No one “perfect” method exists for filling in missing data; You can view this one picture as a starting point with some suggestions, rather than an absolute. You may want to decide beforehand if you care about statistical power or uncertainty; If you do, you'll want to lean towards one of the more complex routes (like multiple imputation), rather than a single imputation method--even if your data is linear or follows another trend or distribution shape.More info:Large Enough SampleShapes of DistributionsReferences:Appropriately Handling Missing Values for Statistical Modelling and PredictionSee More

No one “perfect” method exists for filling in missing data; You can view this one picture as a starting point with some suggestions, rather than an absolute. You may want to decide beforehand if you care about statistical power or uncertainty; If you do, you'll want to lean towards one of the more complex routes (like multiple imputation), rather than a single imputation method--even if your data is linear or follows another trend or distribution shape.More info:Large Enough SampleShapes of DistributionsReferences:Appropriately Handling Missing Values for Statistical Modelling and PredictionSee More

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This one picture shows what areas of calculus and linear algebra are most useful for data scientists.If you read any article worth its salt on the topic Math Needed for Data Science, you'll see calculus mentioned. Calculus (and it's closely related counterpart, linear algebra) has some very narrow (but very useful) applications to data science. If you have a decent algebra background (which I'm assuming you do, if you're a data scientist!) then you can learn all of the calculus you need in a few hours of study. You don't usually need to know exactly how to take derivatives, minimize sums of squares or create clustering algorithms from scratch--there are calculators for that! But if you have a general idea of what's working in the background you'll be able to recognize when results don't make sense or what better alternatives might be available.ReferencesMATH7502: Mathematics for Data Science 2 (Linear Algebra and Topics in Multivariable Calculus).How Much Math Do You Need to Become a Data Scientist?Cluster Analysis: Basic Concepts and AlgorithmsThe Mathematics Behind Principal Component AnalysisLossy CompressionFuzzy Relation Calculus in the Compression and Decompression of Fuzzy RelationsSee More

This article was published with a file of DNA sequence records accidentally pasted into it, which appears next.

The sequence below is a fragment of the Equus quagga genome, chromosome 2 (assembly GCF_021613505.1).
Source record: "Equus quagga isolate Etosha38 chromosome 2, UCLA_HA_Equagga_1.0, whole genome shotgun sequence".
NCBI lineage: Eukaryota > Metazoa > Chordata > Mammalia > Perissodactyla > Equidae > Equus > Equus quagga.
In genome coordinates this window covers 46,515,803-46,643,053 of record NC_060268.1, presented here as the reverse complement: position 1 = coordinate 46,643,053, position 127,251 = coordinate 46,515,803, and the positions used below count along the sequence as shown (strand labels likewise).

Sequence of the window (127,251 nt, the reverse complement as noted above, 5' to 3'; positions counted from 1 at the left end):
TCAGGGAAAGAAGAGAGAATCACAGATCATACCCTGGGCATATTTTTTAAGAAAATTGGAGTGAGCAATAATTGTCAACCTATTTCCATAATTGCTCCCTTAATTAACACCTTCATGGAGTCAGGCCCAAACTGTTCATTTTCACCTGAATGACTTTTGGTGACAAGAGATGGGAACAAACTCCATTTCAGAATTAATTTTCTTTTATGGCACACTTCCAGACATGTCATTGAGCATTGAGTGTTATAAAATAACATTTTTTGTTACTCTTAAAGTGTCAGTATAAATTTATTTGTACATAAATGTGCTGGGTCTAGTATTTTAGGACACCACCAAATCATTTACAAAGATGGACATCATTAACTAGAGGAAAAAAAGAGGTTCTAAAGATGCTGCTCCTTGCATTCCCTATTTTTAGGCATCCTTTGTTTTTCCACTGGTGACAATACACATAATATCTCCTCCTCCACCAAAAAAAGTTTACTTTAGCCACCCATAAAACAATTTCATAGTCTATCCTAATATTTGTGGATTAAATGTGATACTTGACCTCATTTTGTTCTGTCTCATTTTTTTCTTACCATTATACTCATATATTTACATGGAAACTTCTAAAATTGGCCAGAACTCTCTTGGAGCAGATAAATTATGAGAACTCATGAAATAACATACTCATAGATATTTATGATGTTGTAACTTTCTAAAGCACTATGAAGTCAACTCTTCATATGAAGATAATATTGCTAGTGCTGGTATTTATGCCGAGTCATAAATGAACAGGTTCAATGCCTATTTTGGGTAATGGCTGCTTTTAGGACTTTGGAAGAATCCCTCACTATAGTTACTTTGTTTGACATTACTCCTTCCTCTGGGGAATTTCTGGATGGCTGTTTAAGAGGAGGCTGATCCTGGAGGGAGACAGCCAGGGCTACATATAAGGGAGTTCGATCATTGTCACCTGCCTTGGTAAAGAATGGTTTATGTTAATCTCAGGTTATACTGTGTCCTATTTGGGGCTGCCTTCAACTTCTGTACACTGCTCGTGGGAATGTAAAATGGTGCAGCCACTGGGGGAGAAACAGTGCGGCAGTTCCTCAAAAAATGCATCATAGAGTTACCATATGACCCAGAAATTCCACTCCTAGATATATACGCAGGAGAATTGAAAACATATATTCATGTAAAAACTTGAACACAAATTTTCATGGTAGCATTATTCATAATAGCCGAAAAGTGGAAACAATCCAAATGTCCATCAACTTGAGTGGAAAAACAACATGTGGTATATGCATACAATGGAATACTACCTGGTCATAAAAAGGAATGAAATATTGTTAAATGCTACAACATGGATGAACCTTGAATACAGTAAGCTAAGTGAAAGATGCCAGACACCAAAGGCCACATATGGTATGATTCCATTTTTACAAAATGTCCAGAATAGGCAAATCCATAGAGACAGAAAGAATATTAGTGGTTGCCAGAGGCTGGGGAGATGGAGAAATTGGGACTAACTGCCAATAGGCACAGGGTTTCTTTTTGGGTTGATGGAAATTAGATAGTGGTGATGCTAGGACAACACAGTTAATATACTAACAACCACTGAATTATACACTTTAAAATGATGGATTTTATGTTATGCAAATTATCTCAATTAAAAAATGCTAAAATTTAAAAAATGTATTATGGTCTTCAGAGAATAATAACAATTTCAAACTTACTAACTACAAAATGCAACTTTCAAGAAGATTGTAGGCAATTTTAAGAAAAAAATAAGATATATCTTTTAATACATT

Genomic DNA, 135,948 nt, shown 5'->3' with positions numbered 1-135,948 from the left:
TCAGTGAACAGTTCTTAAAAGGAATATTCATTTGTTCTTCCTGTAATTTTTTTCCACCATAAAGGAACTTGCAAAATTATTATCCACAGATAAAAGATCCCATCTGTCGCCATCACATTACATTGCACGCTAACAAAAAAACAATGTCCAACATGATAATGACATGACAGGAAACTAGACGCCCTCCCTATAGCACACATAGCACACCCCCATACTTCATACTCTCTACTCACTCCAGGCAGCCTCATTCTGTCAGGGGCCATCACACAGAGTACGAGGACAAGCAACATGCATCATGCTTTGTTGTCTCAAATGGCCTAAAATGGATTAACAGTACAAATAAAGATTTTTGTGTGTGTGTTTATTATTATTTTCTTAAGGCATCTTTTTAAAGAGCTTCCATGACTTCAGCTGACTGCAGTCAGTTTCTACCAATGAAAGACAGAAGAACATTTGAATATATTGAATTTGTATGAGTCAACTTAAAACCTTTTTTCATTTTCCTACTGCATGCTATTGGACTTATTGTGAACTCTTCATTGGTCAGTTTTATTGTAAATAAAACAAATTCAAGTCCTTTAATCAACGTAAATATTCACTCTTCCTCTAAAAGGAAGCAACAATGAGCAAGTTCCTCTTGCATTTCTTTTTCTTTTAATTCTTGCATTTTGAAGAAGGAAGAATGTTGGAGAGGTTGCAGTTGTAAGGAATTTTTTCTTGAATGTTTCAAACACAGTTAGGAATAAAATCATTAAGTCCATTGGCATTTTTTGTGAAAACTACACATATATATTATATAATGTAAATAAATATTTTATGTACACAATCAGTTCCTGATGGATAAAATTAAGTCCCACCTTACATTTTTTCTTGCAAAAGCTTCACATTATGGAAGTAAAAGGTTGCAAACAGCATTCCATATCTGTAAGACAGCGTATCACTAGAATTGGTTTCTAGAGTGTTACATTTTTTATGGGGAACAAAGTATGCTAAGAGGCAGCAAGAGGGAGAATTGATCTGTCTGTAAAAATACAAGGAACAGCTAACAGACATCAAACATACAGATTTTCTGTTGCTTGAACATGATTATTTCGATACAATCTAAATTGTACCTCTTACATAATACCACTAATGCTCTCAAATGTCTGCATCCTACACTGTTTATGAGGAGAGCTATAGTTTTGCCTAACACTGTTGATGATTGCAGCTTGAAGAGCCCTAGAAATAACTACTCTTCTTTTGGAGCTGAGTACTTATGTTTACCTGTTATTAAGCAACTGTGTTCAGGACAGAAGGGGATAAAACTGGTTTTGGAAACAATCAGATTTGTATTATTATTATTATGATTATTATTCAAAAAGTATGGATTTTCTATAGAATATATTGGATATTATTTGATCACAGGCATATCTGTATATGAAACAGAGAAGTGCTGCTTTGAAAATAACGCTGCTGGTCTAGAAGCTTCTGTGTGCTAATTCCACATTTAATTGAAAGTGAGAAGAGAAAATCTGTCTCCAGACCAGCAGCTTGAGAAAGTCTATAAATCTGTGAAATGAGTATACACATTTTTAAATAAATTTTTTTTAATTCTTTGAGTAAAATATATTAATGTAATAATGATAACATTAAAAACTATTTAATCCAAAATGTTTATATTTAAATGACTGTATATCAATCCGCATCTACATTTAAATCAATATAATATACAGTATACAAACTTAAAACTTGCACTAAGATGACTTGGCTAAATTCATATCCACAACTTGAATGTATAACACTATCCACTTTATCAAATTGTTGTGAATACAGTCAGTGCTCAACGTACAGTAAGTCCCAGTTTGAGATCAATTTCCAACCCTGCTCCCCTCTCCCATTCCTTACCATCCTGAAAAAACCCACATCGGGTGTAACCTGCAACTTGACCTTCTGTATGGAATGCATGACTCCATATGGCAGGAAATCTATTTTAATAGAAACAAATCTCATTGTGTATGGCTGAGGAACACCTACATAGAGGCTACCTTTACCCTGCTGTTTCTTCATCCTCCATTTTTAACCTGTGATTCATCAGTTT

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This one picture shows what areas of calculus and linear algebra are most useful for data scientists.If you read any article worth its salt on the topic Math Needed for Data Science, you'll see calculus mentioned. Calculus (and it's closely related counterpart, linear algebra) has some very narrow (but very useful) applications to data science. If you have a decent algebra background (which I'm assuming you do, if you're a data scientist!) then you can learn all of the calculus you need in a few hours of study. You don't usually need to know exactly how to take derivatives, minimize sums of squares or create clustering algorithms from scratch--there are calculators for that! But if you have a general idea of what's working in the background you'll be able to recognize when results don't make sense or what better alternatives might be available.ReferencesMATH7502: Mathematics for Data Science 2 (Linear Algebra and Topics in Multivariable Calculus).How Much Math Do You Need to Become a Data Scientist?Cluster Analysis: Basic Concepts and AlgorithmsThe Mathematics Behind Principal Component AnalysisLossy CompressionFuzzy Relation Calculus in the Compression and Decompression of Fuzzy RelationsSee More

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